Paul Rider's West End credits include the role of 'Mr Kelvil MP' in Dominic Dromgoole's revival of Oscar Wilde's A Woman of No Importance at the Vaudeville Theatre in 2017 and the role of 'Dr. Einstein' in Matthew Francis' revival of Joseph Kesselring's Arsenic And Old Lace at the Novello Theatre in 2003. He has also previously played the role of 'Amos Hart' in this production Chicago at both the Adelphi Theatre and the Cambridge Theatre.

Directed by Walter Bobbie with choreography by Ann Reinking, in the style of Bob Fosse, sets by John Lee Beatty, costumes by William Ivey Long, lighting by Ken Billington and sound by Rick Clarke. Originally directed and choreographed by Bob Fosse. This production based on the presentation by City Center's Encores. Musical by Fred Ebb and John Kander, based on the play by Maurine Dallas Watkins.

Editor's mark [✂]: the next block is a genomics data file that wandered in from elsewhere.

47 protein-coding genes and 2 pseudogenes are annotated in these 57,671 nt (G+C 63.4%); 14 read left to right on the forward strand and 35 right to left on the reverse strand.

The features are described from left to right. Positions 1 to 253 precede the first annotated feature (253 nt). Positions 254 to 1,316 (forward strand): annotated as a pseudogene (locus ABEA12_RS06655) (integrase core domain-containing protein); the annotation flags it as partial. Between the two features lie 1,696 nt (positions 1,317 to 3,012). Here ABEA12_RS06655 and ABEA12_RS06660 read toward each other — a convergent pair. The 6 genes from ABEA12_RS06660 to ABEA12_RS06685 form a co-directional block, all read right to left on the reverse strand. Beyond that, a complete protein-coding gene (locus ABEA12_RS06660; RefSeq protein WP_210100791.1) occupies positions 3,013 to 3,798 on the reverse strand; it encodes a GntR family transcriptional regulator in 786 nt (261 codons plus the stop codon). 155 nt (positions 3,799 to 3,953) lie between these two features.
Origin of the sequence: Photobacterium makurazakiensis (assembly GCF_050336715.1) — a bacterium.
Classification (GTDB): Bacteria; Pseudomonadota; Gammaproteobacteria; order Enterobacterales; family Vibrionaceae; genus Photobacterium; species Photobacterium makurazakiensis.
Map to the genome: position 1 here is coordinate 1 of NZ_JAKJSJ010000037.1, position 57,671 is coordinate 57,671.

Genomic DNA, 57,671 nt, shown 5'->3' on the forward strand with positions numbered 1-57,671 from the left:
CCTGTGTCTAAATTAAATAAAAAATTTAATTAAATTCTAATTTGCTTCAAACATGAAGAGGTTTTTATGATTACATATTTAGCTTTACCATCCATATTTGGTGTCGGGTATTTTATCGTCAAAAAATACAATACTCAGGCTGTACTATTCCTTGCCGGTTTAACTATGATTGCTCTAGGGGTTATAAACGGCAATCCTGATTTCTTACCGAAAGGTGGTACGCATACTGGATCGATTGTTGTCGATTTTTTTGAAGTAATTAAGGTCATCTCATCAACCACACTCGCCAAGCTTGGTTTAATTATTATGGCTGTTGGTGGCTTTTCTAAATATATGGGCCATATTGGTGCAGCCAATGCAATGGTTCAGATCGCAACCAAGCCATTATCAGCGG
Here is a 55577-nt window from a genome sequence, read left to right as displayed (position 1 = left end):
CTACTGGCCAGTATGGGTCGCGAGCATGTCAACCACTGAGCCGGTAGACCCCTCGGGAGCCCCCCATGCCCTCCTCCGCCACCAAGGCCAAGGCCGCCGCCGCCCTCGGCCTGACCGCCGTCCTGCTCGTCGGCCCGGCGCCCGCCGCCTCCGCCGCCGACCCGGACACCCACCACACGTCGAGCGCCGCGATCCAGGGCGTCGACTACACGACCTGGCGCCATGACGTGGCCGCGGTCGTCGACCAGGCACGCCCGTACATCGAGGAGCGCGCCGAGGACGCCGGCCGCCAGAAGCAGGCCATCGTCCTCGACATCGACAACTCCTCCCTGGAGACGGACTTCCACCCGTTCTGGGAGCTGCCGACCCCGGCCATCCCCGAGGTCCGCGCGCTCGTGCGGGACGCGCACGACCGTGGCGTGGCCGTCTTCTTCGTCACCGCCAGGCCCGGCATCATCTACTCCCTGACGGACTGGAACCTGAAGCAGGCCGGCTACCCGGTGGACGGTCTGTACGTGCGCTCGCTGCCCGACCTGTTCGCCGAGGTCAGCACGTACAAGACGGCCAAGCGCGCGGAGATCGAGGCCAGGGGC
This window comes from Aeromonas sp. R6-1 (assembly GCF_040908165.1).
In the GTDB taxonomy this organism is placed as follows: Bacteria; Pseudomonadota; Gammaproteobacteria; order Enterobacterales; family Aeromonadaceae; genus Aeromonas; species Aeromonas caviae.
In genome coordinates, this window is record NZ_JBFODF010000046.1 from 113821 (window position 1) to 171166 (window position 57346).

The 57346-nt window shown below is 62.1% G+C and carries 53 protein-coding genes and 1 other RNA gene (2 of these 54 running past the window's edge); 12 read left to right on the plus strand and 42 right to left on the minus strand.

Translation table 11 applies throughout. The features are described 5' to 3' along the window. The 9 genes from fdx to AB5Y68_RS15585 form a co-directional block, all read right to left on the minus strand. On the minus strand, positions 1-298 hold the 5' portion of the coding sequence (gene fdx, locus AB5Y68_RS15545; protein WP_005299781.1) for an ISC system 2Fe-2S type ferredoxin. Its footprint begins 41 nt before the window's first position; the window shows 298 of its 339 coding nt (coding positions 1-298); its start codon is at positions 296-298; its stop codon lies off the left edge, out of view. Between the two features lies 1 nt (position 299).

"This ravishing song and dance comedy about two young American women in 1929 getting away with murder, thanks to a lawyer so bent he can barely look anyone straight in the eye, is 22 years old. But how freshly its authors, John Kander and Fred Ebb capture a mood of Nineties cynicism about the way the world works - or doesn't. How timely its witty view of the American legal system as 'just the serious side of show business', with murder marketed as entertainment... Walter Bobbie's delectable production, all stylised elegance and energy, does not bother with the usual sumptuous clutter and computerised wonders of modern musicals. He has no need of such distractions. The terrific band is situated centre-stage in a tiered jury box. Beyond them lie bare, murky spaces, lit by spotlights which convey the prison and court-room worlds... Again and again Kander's terrific songs take up the catchy old period forms of tango, rag and tap, with characters who hypocritically lay claim to the traditional musical's love of nostalgia, sentiment and kindness." The London Evening Standard